If you are charged with crime, you’ll usually get a date for a first appearance. This hearing is also called an arraignment, Rule 5, or Rule 8 hearing. So, what happens at this hearing?
Typically, no. Unless you show the court that there is a new reason to go to jail, such as creating a disturbance at the courthouse, you will get another date for your matter and head home. Even if you plead guilty at the first appearance, it is likely that you will not go to jail immediately unless that is the option that you want.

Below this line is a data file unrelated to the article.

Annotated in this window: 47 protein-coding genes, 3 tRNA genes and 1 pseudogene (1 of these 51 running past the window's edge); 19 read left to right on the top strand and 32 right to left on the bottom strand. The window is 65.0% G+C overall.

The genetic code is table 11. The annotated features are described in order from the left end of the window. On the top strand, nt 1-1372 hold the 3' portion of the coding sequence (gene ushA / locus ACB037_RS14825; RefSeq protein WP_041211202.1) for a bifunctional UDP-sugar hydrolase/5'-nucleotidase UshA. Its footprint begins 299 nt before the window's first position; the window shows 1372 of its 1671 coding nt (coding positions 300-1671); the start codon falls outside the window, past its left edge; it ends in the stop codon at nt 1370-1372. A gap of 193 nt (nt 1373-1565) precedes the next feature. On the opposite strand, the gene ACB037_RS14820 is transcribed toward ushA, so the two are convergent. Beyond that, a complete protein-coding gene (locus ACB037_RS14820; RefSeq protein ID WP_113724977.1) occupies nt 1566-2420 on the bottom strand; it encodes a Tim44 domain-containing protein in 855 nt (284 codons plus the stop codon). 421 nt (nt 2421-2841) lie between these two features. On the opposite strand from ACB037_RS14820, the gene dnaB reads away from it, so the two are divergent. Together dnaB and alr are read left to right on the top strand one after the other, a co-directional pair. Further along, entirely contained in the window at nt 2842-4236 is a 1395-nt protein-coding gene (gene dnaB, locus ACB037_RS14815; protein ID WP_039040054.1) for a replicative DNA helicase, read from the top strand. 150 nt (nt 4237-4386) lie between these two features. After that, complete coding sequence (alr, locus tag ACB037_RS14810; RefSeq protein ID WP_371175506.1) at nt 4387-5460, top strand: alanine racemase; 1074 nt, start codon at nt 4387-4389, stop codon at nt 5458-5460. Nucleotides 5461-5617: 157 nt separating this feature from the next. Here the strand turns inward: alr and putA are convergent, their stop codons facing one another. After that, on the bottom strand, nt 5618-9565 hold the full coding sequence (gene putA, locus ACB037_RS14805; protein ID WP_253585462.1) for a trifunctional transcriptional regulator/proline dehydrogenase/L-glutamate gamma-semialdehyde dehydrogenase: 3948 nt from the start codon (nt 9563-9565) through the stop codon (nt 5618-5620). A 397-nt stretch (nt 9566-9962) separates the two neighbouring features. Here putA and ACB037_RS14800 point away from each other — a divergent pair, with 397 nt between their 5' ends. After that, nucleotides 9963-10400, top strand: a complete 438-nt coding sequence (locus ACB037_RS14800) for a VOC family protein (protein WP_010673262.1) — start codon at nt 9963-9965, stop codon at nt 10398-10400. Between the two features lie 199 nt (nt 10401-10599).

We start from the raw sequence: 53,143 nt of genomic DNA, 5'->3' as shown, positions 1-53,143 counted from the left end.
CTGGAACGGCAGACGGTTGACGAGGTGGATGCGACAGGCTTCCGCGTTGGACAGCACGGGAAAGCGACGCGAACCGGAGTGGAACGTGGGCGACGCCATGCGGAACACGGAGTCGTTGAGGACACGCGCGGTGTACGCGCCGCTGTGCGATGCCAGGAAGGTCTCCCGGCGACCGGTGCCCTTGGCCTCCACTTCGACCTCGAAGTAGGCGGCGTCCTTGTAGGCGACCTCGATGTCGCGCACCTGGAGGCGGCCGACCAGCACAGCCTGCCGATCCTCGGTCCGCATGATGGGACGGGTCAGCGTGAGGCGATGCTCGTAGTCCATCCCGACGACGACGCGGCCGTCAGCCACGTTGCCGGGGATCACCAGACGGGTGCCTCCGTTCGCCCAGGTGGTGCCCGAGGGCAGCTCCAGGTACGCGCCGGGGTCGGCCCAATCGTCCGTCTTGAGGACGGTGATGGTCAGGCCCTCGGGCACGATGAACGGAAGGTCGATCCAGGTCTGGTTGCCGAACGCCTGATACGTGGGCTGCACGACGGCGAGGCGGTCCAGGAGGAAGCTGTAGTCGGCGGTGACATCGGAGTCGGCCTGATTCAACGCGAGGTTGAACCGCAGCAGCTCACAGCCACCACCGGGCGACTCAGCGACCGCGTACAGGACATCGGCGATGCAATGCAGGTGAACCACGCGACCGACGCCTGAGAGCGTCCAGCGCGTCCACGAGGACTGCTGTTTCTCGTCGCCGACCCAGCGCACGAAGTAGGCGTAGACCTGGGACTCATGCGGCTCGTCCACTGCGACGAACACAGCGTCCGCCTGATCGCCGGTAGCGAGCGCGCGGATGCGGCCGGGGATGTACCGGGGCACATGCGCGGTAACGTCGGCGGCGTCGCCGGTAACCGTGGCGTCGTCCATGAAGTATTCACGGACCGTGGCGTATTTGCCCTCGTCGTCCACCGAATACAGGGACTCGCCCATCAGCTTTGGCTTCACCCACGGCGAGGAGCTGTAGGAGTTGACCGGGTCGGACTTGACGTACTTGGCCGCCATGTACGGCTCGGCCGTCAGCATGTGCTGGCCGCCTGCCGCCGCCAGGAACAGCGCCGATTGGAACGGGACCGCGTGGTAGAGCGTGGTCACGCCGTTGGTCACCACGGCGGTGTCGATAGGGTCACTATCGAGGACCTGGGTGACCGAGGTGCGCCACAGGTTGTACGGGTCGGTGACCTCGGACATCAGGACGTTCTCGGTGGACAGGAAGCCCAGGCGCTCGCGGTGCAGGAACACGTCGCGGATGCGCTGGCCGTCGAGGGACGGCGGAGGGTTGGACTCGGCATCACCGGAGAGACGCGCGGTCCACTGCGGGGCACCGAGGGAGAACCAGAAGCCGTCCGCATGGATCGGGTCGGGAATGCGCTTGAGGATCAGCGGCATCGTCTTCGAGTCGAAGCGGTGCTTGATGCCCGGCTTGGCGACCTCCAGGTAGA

Again, the answer is usually no. The first appearance is not your opportunity to dispute the criminal charge–that happens at trial. The first appearance is administrative and is used to set a roadmap for the rest of the matter. Usually, it is not in your best interest to tell the court and the prosecutor on the record what your story is unless you have agreed on a resolution.
The first appearance is a court date to let you know that you have been charged. Even if you receive a citation weeks or months before, the judge at the first appearance will make sure that you received the citation or complaint. The court will also let you know of your rights in the matter, such as a right to counsel and trial. Finally, bail and conditions of release will be set.